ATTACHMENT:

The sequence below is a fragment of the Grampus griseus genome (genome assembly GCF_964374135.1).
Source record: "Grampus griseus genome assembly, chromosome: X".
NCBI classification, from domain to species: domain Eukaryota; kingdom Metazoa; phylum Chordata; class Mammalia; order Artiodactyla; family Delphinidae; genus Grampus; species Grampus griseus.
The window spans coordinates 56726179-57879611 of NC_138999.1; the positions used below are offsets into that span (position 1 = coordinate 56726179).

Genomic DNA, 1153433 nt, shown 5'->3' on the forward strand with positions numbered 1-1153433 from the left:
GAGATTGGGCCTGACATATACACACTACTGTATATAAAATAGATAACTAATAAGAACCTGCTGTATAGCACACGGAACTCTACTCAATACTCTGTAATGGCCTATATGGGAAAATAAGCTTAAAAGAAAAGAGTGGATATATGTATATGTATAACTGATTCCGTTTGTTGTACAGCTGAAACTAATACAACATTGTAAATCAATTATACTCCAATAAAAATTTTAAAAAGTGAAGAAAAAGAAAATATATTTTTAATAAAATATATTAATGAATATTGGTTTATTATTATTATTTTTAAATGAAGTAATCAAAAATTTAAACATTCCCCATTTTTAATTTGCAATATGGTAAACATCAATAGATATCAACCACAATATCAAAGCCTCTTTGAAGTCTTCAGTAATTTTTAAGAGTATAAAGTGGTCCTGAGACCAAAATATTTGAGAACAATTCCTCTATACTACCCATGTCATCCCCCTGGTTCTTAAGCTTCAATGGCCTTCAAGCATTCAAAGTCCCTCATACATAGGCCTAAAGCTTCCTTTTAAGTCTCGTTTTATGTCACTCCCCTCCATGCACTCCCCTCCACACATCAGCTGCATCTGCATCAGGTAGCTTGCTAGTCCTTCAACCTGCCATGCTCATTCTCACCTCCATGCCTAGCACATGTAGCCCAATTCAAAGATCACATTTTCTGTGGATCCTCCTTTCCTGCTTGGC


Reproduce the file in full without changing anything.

The sequence below is a fragment of the Grampus griseus genome (genome assembly GCF_964374135.1).
Source record: "Grampus griseus genome assembly, chromosome: X".
NCBI classification, from domain to species: domain Eukaryota; kingdom Metazoa; phylum Chordata; class Mammalia; order Artiodactyla; family Delphinidae; genus Grampus; species Grampus griseus.
The window spans coordinates 56726179-57879611 of NC_138999.1; the positions used below are offsets into that span (position 1 = coordinate 56726179).

Genomic DNA, 1153433 nt, shown 5'->3' on the forward strand with positions numbered 1-1153433 from the left:
GAGATTGGGCCTGACATATACACACTACTGTATATAAAATAGATAACTAATAAGAACCTGCTGTATAGCACACGGAACTCTACTCAATACTCTGTAATGGCCTATATGGGAAAATAAGCTTAAAAGAAAAGAGTGGATATATGTATATGTATAACTGATTCCGTTTGTTGTACAGCTGAAACTAATACAACATTGTAAATCAATTATACTCCAATAAAAATTTTAAAAAGTGAAGAAAAAGAAAATATATTTTTAATAAAATATATTAATGAATATTGGTTTATTATTATTATTTTTAAATGAAGTAATCAAAAATTTAAACATTCCCCATTTTTAATTTGCAATATGGTAAACATCAATAGATATCAACCACAATATCAAAGCCTCTTTGAAGTCTTCAGTAATTTTTAAGAGTATAAAGTGGTCCTGAGACCAAAATATTTGAGAACAATTCCTCTATACTACCCATGTCATCCCCCTGGTTCTTAAGCTTCAATGGCCTTCAAGCATTCAAAGTCCCTCATACATAGGCCTAAAGCTTCCTTTTAAGTCTCGTTTTATGTCACTCCCCTCCATGCACTCCCCTCCACACATCAGCTGCATCTGCATCAGGTAGCTTGCTAGTCCTTCAACCTGCCATGCTCATTCTCACCTCCATGCCTAGCACATGTAGCCCAATTCAAAGATCACATTTTCTGTGGATCCTCCTTTCCTGCTTGGC